Moran called for using contraception instead of pens, BLM's current approach. He said the pens are "enormously wasteful and misguided."
"Instead of capturing wild horses and holding them in pens for life, BLM already should have fully implemented a less-costly, preventative and more humane option: That of controlling herd size through contraception," Moran said.
Moran, citing a study by the U.S. Geological Survey, said the BLM could save up to eight million dollars a year with "the implementation of herd reduction through birth control."
Rep. Mike Simpson, R-Idaho, spoke in support of the cut and noted, "The wild horse population is not native to North America and can double every four years. If horses are not removed from the range it can cause degradation and reduce foliage for wildlife and livestock."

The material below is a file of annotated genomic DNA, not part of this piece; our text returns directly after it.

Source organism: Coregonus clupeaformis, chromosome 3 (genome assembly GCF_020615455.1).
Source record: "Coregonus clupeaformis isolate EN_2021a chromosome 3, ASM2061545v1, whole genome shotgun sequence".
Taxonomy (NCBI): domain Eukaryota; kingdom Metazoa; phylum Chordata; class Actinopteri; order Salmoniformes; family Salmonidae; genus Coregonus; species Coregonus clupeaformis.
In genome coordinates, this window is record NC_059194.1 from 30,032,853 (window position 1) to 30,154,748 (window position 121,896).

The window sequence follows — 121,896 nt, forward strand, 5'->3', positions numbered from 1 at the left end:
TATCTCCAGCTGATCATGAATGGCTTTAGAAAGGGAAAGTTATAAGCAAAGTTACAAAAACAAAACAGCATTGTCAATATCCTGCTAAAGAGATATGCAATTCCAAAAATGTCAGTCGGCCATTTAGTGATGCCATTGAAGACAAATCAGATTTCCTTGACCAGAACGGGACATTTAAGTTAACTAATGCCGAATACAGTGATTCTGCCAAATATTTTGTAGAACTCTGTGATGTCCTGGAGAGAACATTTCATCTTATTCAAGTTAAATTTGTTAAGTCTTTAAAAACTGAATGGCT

But Rep. Cynthia Lummis, R-Wyoming, rose in opposition, saying she's ridden BLM wild horses and is not carried away by the arguments for the budget cut.
"It is this Congress that has caused the problems by saying we cannot slaughter horses. Yet, we're not supposed to keep them in pens. We're supposed to let them overgraze the West," Lummis said. "When the gentlepeople east of the Mississippi will take these excess horses into their back yards, I will support this amendment."
Burton's cut passed the House on a voice vote.
Every day we ask influential politicos to send us their top three bullet points that are driving the day's conversation inside and outside Washington.